Friday, December 9, 2011

7/12/11 – 8/12/11 Goodbye, San Francisco, Hello New York!

So today was our last day in San Francsico. Naturally, this meant that we had to check out of our hotel, and as such, the day didn’t start until about a minute before checkout time, as we were getting everything organised to leave. After having a very pleasant conversation with the concierge (a lovely British lady who brought her very sedate dog along with her), we headed off to see the rest of San Francisco.

Firstly, we headed down to the shopping area just north of Market St. Emma spent a good hour or so looking at shoes, and much to her delight, she actually found some pairs that fit her and suited her. Apparently shoe shopping is normally a nightmare for her, but this time it seemed to be quite easy. Me, having about as much interest in shoe shopping as I do about Justin Bieber’s latest album (although I must make it clear that I’d much, MUCH prefer shoe shopping over that crap), just sat there, playing with my iPhone and working out where we were heading next.

Then, I was getting fairly hungry, so I grabbed my first hotdog of the trip. Tasty, and one of many to come. We then headed to one of my favourite places in San Francisco – the Exploratorium. As I mentioned in my previous bloggings about the USA, it is essentially a gigantic version of the science centre. This time, we headed for the areas that I didn’t get to see last time, which included a whole bunch of exhibits on sounds and how the brain interprets them. I found them all quite interesting, and even aced quite a few of the sound-based listening tests. A good thing, considering my choice of career.

After having more of a look around, it appeared as if it was already closing time. Sadly, this meant we had to leave, and so we headed out into the palace of fine arts area, just on dusk. Unlike last time when I was here when it was undergoing re-landscaping, the palace was open to the public. We had a walk through, and with the evening lights on, it made for some excellent long-exposure photography. This was my first attempt at long exposure photography, and the results were mixed, but it definitely makes me want to try it some more in the future.

We then caught a long bus ride back to Geary street. While like most bus rides, this one was quite uneventful, we did see somebody carry a Christmas tree onboard. Like, a real Christmas tree – one that has been dug out of the ground  and has to be kept in a bowl of water. One of the cool things about the holiday season in the USA, for sure.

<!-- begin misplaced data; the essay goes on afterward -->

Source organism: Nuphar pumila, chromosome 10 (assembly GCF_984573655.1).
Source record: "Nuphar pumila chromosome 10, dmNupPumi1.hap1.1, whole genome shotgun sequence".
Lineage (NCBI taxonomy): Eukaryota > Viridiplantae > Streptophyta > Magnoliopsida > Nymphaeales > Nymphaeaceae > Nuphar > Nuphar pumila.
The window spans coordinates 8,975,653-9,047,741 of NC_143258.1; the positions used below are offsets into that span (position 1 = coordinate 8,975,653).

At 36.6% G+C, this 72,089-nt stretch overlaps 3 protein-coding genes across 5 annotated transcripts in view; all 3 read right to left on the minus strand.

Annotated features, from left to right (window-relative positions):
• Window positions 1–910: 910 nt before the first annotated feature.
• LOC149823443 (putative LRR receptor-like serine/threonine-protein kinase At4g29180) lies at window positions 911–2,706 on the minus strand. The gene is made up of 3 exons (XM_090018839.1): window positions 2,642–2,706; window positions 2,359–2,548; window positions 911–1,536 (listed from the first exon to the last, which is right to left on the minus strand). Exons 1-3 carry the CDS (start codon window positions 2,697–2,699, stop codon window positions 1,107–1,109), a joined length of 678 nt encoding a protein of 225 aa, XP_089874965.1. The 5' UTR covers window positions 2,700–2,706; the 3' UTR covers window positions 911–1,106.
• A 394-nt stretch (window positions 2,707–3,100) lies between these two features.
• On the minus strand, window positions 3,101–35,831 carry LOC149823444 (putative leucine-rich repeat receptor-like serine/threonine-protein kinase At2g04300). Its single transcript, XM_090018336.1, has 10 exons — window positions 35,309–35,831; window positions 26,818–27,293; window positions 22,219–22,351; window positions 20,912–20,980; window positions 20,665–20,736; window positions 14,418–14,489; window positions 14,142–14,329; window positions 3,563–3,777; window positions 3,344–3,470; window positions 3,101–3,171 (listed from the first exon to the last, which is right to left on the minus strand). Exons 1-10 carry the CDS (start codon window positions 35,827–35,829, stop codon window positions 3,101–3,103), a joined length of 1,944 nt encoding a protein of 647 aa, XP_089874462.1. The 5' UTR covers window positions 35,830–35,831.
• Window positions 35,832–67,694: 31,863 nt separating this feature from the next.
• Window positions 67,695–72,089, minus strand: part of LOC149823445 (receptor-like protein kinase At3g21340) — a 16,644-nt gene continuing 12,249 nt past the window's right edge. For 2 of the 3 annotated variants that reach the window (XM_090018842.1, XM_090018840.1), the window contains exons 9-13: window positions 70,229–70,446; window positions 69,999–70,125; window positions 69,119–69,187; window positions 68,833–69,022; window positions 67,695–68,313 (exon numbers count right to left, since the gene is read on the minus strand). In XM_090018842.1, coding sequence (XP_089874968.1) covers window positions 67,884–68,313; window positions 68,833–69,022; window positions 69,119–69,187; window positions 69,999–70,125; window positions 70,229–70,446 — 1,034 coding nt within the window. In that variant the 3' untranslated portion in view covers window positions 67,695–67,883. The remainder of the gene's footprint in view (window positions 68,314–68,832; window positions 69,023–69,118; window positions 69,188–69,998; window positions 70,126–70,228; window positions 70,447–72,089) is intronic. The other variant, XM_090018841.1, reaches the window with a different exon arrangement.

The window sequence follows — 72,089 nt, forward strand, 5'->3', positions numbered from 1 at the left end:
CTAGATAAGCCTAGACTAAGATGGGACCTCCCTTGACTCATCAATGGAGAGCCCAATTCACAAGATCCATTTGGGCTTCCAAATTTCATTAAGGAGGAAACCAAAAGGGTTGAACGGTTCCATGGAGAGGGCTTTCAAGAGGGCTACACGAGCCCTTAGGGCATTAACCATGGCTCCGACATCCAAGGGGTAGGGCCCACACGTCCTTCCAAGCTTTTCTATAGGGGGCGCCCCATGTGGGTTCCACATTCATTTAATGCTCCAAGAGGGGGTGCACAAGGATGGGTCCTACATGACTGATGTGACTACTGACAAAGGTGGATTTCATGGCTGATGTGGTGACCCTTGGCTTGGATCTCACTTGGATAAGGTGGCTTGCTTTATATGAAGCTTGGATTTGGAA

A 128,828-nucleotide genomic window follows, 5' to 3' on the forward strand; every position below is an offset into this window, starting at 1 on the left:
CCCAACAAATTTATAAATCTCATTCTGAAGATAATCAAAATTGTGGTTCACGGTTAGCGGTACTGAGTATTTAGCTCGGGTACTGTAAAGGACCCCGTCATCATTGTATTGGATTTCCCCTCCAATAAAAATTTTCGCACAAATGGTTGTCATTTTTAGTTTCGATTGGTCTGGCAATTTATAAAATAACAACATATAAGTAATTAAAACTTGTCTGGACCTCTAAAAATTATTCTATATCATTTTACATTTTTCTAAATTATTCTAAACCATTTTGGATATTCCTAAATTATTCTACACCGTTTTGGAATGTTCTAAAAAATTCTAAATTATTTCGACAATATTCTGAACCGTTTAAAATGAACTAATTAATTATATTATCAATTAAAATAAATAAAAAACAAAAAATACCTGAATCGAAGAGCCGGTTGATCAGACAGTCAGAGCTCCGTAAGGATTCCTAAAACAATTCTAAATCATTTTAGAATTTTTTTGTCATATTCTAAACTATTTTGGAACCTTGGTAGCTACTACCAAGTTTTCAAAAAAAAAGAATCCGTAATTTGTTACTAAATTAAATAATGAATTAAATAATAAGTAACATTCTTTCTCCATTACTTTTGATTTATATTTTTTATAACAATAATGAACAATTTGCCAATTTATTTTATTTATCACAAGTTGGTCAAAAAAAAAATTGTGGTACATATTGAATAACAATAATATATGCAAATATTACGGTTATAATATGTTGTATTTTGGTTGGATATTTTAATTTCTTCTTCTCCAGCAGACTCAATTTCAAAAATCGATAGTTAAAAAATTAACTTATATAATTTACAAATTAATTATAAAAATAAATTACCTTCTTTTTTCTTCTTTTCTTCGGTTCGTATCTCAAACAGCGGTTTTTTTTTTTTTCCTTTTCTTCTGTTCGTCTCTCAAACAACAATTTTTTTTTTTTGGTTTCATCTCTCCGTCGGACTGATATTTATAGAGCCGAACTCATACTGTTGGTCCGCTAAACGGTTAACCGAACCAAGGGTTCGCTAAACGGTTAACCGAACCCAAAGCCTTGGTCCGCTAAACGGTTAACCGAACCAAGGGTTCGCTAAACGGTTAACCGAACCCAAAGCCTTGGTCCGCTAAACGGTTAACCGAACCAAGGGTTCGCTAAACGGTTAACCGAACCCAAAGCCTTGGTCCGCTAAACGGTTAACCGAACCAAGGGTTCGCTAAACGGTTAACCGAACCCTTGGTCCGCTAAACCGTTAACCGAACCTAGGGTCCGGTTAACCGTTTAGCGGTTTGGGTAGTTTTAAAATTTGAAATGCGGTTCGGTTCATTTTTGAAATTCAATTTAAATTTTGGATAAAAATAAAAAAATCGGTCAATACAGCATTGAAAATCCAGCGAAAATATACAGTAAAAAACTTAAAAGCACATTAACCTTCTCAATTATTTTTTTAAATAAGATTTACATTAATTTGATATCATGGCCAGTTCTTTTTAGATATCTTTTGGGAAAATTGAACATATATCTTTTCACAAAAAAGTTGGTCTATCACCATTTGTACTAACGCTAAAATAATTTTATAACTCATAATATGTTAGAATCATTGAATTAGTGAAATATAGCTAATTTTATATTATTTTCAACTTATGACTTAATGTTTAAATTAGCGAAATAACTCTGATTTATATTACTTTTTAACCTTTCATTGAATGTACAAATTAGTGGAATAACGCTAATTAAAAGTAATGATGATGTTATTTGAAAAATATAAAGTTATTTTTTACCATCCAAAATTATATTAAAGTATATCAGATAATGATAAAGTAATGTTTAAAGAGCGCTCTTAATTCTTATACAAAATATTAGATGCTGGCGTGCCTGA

Then, we went for some dinner at “Thai Stick”, a restaurant I had tried in my previous visit to San Francisco. The food was tasty and didn’t disappoint. A very pleasant way to end my time in San Francisco.

It was time to head back to the hotel and get our transfer to the airport. Before long, my time in San Francisco was over. Needless to say, I loved this city just as much as last time. I can’t wait to return, and I hope that one day I can afford to live in this beautiful corner of the world.

American Airlines flight AA18 SFO – JFK N320AA
Boeing 767-200
Intended Pushback: 2300
Actual Pushback: 2254
Intended Arrival: 0725
Actual Arrival: 0647
Seat: 37J
Captain Steve Manden

Wow, a flight that actually left and arrived early! I was amazed. But, that was about the only amazing thing about this flight. They call Economy class “Coach” in the US for a reason. It was like sitting on a coach for five hours. The flight attendants appeared at the start of the flight to make sure we all had our seatbelts securely fastened, and then they disappeared for the rest of the flight, unless you called them for some water. No food or drink service (aside from aforementioned cups of water) was served, and there was only some very old programming showed on the overhead monitors, which I didn’t bother to watch.